Citizenship costs hurt young voter participation, says student chief
UCD student union president, originally from Poland, unable to vote in election
The high cost of Irish citizenship is preventing hundreds of young adults who moved to Ireland as children from participating in the general election, the president of the UCD Student’s Union (SU) has said.
Joanna Siewierska, a UCD law and social justice graduate and the university’s current SU president, says the €175 application fee, combined with the €950 payment to secure citizenship, has created a barrier for many young people who want to vote.
Ms Siewierska moved to Ireland from Poland aged seven and has been involved in student politics since her mid teens. She campaigned in the same-sex marriage referendum, the repeal referendum and the 2016 general election. She also organised, as part of the UCD SU, a voter registration drive after the 2020 election was called to encourage as many students as possible to vote.
'It’s very tough watching the election unfolding knowing I can’t really have an impact.'
However, on February 8th, Ms Siewierska will not be able to cast a ballot.
She says her parents never considered applying for Irish citizenship as the family already hold European passports. However, the 23-year-old says it’s deeply frustrating not being able to vote in referendums or general elections. She plans to apply for citizenship but for now cannot afford the fee or the additional costs of translating documents.
“It’s very frustrating. If the cost was just administrative that would be completely fair and understandable. But when the reason I can’t access citizenship is purely financial it does make you feel let down.”
Sense of belonging
During her studies at UCD Ms Siewierska worked three days a week to cover her daily costs. She now works full-time in the student’s union but still cannot afford to become Irish.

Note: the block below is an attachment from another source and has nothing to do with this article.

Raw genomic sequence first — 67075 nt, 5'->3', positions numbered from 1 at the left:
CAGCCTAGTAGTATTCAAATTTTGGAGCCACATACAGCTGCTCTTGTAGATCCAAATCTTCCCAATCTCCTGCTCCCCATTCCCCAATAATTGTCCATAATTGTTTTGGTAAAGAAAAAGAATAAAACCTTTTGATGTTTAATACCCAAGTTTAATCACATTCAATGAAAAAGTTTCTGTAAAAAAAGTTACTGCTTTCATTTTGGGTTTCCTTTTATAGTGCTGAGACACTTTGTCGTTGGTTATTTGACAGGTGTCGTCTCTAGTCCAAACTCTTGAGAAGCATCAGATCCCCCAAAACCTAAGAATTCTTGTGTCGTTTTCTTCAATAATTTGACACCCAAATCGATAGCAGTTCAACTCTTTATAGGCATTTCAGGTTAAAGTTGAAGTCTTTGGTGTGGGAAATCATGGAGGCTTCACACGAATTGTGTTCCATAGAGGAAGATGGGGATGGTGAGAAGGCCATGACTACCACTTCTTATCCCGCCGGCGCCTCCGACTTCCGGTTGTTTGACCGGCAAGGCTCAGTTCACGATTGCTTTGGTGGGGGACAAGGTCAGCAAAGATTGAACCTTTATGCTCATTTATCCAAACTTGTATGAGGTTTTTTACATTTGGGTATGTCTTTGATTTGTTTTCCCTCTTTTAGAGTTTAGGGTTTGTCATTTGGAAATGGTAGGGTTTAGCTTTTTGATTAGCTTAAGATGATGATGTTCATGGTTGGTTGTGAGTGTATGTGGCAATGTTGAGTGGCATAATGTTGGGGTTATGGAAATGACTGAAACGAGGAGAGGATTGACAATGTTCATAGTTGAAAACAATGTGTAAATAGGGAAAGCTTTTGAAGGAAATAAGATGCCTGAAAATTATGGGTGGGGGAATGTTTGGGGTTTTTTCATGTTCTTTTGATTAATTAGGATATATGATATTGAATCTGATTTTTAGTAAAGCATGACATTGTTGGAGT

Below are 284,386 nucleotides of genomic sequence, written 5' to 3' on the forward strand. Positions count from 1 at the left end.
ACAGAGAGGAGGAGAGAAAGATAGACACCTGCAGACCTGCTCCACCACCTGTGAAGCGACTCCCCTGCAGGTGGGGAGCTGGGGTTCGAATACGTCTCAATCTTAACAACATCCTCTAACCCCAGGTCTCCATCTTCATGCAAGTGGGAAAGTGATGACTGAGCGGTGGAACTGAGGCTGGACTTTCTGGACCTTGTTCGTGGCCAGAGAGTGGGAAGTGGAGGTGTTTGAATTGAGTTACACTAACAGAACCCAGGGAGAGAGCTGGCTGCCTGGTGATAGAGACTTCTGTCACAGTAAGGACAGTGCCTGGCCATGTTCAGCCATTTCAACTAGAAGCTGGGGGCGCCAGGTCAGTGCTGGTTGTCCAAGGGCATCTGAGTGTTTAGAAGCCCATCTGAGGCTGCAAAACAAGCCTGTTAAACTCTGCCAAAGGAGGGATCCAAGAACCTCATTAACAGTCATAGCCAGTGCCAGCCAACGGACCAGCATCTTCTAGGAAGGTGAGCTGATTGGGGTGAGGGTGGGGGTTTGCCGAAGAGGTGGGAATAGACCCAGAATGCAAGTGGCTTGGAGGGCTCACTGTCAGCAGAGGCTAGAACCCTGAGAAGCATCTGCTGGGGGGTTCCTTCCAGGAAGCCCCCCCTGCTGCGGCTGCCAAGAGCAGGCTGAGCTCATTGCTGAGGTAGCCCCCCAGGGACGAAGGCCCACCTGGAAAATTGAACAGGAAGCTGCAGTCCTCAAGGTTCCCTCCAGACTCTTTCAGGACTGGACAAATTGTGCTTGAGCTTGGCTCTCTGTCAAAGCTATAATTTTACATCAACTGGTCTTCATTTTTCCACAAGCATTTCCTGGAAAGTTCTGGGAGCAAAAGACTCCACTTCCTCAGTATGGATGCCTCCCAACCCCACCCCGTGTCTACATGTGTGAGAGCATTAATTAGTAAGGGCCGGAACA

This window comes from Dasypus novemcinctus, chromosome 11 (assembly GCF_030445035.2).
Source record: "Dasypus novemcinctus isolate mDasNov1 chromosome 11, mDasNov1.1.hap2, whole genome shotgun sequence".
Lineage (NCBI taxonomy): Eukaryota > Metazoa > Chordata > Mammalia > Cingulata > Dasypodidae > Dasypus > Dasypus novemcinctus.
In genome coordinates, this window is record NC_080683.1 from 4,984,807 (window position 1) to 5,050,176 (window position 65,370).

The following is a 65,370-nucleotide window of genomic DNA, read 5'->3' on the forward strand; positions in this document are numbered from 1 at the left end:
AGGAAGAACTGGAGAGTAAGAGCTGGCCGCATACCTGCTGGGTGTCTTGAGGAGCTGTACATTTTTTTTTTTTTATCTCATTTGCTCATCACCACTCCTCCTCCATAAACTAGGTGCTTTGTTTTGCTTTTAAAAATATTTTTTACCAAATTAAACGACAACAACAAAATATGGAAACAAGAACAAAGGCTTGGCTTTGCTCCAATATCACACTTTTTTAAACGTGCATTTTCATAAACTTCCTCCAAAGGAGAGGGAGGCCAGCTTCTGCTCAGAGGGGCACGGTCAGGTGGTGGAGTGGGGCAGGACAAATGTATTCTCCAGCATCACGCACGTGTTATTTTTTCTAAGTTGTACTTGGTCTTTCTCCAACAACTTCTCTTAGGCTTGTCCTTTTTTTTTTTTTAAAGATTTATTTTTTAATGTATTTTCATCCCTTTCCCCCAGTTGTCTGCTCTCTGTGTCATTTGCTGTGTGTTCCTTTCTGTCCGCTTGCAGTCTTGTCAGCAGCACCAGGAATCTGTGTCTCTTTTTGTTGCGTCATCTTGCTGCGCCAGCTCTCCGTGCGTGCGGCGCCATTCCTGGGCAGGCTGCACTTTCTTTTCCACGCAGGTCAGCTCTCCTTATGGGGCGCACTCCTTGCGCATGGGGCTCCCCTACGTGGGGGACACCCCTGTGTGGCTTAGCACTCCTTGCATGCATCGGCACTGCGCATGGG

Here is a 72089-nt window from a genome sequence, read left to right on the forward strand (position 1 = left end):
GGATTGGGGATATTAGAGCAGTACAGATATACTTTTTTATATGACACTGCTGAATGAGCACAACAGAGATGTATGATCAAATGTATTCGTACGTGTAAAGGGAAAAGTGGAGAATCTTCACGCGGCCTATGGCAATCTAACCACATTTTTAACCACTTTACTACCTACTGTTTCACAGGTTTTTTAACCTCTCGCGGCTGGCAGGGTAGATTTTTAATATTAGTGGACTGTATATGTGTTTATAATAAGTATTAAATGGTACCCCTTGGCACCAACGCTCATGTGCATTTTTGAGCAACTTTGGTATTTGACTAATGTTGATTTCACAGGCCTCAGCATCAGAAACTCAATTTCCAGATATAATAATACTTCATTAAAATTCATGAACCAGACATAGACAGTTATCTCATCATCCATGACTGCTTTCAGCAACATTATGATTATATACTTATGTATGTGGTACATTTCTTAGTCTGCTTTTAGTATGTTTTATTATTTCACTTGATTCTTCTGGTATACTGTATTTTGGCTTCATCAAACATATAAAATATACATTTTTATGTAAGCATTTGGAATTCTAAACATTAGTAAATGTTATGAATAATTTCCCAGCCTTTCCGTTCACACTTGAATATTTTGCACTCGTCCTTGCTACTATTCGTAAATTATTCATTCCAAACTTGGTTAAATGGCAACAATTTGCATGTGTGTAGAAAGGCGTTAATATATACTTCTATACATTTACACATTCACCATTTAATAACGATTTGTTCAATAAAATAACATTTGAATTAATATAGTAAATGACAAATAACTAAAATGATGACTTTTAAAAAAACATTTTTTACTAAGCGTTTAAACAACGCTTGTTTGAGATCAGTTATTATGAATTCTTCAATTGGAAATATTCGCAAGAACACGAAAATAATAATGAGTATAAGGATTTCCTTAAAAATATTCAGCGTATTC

“It’s very tough watching the election unfolding knowing I can’t really have an impact. I have a voice and I want to be able to say ‘that’s the government I voted for’.”
Voting gives a person a sense of belonging, says Ms Siewierska. “It makes you feel part of the civil and social space. It’s also my right, I’ve lived here for 15 years. I work and pay taxes but I can’t vote.”
Having grown up in Coolock, an area where progression rates for students onto third level can be as low as 15 per cent, Ms Siewierska wants to see candidates calling for greater equality in access to education. “I’m now working in Dublin 4 where it’s nearly 100 per cent going on to higher education. If I could vote I’d look for candidates championing equality of opportunity. We need to invest better in communities that have been left behind. We’re hearing of the recovery but it’s not felt by everyone.”
'The Government keeps talking about integration and there is no higher level of integration than acquiring citizenship. But they’re not doing anything to make it easier for people'
Ms Siewierska knows many other students who have been unable to become citizens but say most do not speak about this “hidden barrier”. The cost of citizenship should be brought down to ensure young people starting out in their careers can also become Irish, she says.
Teresa Buczkowska from the Immigrant Council of Ireland agrees that the costs associated with citizenship obstruct many people from applying and says measures should be taken to ensure young people, or workers on low salaries, can afford the process.
“It’s one of the highest in Europe, it can run up to €1,500 when you factor in the extra documents,” said Ms Buczkowska, adding that Government should consider reducing the cost for European citizens or young people who came to Ireland as small children.
“The Government keeps talking about integration and there is no higher level of integration than acquiring citizenship. But they’re not doing anything to make it easier for people.”